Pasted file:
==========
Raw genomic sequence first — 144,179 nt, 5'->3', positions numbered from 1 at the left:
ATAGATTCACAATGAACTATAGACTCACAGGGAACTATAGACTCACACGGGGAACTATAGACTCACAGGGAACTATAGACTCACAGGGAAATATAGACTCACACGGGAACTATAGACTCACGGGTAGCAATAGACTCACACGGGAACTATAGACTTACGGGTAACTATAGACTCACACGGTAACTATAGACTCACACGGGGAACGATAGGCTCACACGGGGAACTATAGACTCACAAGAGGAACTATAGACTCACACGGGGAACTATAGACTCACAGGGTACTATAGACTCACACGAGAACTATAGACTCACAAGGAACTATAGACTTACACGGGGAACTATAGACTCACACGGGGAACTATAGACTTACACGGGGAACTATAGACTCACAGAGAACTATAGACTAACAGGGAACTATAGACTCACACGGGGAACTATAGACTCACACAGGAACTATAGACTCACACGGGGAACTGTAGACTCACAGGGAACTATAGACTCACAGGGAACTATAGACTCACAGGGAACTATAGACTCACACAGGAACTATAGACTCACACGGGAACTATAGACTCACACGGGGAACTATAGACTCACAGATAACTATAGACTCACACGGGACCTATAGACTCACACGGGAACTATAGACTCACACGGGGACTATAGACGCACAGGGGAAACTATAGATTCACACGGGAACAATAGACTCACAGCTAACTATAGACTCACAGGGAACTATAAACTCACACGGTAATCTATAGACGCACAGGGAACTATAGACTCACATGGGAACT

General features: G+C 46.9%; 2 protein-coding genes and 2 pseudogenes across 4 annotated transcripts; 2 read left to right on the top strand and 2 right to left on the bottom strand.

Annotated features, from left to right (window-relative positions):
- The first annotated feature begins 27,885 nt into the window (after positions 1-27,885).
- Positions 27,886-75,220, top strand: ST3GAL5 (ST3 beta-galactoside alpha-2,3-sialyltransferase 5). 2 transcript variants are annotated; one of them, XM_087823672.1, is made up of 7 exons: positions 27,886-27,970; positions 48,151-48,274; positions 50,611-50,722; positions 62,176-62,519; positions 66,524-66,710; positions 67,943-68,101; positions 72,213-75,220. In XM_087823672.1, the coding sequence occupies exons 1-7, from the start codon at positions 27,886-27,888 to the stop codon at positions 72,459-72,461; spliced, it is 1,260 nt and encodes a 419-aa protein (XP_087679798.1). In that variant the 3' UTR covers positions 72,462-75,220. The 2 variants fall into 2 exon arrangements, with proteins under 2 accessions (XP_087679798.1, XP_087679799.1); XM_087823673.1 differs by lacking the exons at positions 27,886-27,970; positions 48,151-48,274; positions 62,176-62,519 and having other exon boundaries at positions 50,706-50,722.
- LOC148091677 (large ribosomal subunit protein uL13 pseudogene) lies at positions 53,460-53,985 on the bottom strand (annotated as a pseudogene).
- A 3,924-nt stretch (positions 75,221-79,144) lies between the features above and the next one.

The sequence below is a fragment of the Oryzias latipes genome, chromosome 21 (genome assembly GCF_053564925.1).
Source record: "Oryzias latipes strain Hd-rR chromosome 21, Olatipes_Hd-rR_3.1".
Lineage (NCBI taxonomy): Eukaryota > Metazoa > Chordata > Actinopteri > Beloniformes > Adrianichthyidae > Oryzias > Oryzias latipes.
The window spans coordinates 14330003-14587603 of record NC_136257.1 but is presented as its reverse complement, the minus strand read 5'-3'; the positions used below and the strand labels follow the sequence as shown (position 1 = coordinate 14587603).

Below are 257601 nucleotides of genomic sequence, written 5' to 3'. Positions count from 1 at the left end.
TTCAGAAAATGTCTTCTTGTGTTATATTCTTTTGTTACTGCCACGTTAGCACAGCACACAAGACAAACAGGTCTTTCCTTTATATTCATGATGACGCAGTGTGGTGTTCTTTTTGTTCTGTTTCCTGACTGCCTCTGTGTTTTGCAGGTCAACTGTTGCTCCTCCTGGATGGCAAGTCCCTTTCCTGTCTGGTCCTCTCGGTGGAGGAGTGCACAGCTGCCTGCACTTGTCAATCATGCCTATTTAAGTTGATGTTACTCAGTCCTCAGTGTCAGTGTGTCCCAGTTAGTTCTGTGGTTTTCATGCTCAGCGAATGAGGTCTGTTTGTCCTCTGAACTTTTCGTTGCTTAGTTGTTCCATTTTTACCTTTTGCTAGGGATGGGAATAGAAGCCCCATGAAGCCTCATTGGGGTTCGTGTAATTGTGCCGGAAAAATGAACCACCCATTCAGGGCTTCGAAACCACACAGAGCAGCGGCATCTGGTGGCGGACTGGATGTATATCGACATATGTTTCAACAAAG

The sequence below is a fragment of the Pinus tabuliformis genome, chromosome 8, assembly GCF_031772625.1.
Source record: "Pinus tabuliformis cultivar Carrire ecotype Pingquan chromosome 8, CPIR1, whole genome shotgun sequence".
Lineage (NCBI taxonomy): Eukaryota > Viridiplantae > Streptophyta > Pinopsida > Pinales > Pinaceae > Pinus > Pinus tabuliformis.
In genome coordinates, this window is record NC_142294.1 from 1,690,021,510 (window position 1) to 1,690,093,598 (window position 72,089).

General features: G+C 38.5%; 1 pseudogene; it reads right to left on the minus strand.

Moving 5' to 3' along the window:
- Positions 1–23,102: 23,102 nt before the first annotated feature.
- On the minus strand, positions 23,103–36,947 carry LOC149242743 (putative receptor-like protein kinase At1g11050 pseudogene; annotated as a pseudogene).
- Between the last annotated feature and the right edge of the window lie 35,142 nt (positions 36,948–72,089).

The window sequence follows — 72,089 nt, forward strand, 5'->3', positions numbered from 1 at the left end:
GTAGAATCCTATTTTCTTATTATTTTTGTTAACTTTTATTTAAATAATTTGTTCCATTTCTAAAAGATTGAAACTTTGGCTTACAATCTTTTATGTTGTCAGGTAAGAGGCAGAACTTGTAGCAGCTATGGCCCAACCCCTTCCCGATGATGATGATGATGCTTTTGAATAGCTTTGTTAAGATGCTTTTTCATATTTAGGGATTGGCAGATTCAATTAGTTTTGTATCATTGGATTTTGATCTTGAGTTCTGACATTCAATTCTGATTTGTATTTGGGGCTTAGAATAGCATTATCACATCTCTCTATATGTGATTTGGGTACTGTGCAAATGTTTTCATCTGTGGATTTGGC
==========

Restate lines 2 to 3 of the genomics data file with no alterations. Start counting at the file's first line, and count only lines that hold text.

ATAGATTCACAATGAACTATAGACTCACAGGGAACTATAGACTCACACGGGGAACTATAGACTCACAGGGAACTATAGACTCACAGGGAAATATAGACTCACACGGGAACTATAGACTCACGGGTAGCAATAGACTCACACGGGAACTATAGACTTACGGGTAACTATAGACTCACACGGTAACTATAGACTCACACGGGGAACGATAGGCTCACACGGGGAACTATAGACTCACAAGAGGAACTATAGACTCACACGGGGAACTATAGACTCACAGGGTACTATAGACTCACACGAGAACTATAGACTCACAAGGAACTATAGACTTACACGGGGAACTATAGACTCACACGGGGAACTATAGACTTACACGGGGAACTATAGACTCACAGAGAACTATAGACTAACAGGGAACTATAGACTCACACGGGGAACTATAGACTCACACAGGAACTATAGACTCACACGGGGAACTGTAGACTCACAGGGAACTATAGACTCACAGGGAACTATAGACTCACAGGGAACTATAGACTCACACAGGAACTATAGACTCACACGGGAACTATAGACTCACACGGGGAACTATAGACTCACAGATAACTATAGACTCACACGGGACCTATAGACTCACACGGGAACTATAGACTCACACGGGGACTATAGACGCACAGGGGAAACTATAGATTCACACGGGAACAATAGACTCACAGCTAACTATAGACTCACAGGGAACTATAAACTCACACGGTAATCTATAGACGCACAGGGAACTATAGACTCACATGGGAACT

General features: G+C 46.9%; 2 protein-coding genes and 2 pseudogenes across 4 annotated transcripts; 2 read left to right on the top strand and 2 right to left on the bottom strand.